She serves on the board of the Learning Policy Institute and on the Advisory Board for the Profiles in Courage Award. She is a past chair of the U.S. board of the Open Society Foundations, one of the largest philanthropic supporters of civil rights and liberties in the country.
Michele Norris is one of the most trusted voices in journalism. She is a contributing columnist for The Washington Post opinion page and her voice will be familiar to followers of public radio, where from 2002 to 2012 she was a host of National Public Radio’s afternoon magazine show, All Things Considered. She later served as a special correspondent for NPR covering race and identity in America.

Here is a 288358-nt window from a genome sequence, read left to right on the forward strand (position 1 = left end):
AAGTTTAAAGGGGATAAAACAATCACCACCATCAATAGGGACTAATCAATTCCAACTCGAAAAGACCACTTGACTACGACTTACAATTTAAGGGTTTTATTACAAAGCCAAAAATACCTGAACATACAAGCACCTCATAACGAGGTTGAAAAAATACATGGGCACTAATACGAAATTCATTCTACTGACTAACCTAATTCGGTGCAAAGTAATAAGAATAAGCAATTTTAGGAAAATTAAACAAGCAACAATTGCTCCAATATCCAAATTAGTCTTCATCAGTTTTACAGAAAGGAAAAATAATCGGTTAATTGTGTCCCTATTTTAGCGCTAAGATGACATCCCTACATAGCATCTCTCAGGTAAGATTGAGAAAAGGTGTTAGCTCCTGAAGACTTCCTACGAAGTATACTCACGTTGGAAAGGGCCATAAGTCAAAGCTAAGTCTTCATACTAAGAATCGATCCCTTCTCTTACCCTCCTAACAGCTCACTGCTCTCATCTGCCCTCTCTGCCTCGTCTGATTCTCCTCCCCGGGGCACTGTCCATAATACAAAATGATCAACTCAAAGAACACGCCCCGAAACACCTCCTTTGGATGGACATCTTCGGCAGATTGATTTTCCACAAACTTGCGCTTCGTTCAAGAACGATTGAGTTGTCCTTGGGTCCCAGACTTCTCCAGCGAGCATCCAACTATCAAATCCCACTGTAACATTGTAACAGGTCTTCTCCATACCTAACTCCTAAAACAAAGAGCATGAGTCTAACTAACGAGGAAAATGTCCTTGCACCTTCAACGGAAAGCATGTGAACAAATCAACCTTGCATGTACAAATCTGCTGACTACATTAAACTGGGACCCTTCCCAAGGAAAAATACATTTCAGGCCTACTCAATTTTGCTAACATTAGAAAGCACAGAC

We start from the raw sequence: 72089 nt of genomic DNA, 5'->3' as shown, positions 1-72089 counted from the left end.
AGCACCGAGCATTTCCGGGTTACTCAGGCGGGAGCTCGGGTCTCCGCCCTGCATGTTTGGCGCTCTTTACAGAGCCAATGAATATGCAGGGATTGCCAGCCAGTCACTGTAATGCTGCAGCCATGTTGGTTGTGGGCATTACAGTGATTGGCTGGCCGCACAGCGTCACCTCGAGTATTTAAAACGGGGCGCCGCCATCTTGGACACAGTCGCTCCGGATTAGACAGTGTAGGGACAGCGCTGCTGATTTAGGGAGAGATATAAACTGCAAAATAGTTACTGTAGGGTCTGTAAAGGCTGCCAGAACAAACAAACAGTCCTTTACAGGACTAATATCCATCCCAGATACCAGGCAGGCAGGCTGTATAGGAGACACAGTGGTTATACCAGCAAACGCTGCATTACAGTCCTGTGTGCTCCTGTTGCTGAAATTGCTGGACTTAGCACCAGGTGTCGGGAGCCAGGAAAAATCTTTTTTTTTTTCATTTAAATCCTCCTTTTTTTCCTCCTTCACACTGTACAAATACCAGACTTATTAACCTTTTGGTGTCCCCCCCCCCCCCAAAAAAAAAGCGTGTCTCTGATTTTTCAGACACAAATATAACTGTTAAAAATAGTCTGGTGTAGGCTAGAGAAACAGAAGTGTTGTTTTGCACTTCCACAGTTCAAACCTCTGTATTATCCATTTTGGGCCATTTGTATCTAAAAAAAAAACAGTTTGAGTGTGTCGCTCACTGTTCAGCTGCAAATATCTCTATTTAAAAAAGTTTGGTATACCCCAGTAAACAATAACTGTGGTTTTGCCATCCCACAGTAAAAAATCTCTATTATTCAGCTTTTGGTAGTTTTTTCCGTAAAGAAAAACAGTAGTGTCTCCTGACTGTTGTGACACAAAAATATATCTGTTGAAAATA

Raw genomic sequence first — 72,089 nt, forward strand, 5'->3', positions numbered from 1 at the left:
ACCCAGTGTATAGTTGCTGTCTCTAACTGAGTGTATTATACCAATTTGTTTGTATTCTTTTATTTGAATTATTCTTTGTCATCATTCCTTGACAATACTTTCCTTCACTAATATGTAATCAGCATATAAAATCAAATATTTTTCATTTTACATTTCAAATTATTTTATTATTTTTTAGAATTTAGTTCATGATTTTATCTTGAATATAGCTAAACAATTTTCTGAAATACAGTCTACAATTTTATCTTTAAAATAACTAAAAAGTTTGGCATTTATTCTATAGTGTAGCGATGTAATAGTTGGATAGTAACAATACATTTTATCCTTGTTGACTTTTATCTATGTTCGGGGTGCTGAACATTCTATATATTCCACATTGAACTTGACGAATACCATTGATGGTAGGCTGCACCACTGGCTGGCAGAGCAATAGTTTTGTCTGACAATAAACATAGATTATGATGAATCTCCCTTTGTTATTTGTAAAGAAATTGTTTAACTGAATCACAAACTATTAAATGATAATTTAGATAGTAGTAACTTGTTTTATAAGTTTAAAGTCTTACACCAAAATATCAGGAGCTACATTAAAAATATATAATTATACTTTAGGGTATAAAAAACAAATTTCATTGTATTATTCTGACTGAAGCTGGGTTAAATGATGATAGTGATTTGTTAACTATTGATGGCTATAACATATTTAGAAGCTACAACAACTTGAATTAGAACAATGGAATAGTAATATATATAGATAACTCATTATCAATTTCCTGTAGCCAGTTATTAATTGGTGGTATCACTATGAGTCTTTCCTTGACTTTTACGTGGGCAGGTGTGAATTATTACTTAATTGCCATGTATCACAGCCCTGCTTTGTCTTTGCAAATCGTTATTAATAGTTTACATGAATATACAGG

In 2010, Michele started The Race Card Project where she asked people around the world to share their experiences, questions, hopes, and dreams, laments, and observations about identity --in just six words--as the starting point for conversations about race. In partnership with NPR, Michele produced a series of powerful radio segments based on Race Card Project narratives that were honored with a Peabody Award. In 2015 she left NPR to devote more time to building The Race Card Project's vast narrative archive. The project has archived more than 500,000 stories and has been used by hundreds of schools, businesses, churches, museums and even the justice department and the US embassies abroad to foster dialogue and deep examination of how racial dynamics work in institutions. Michele is also the author of The Grace of Silence, a book that examines how hidden narratives around race can have a profound and lasting impact.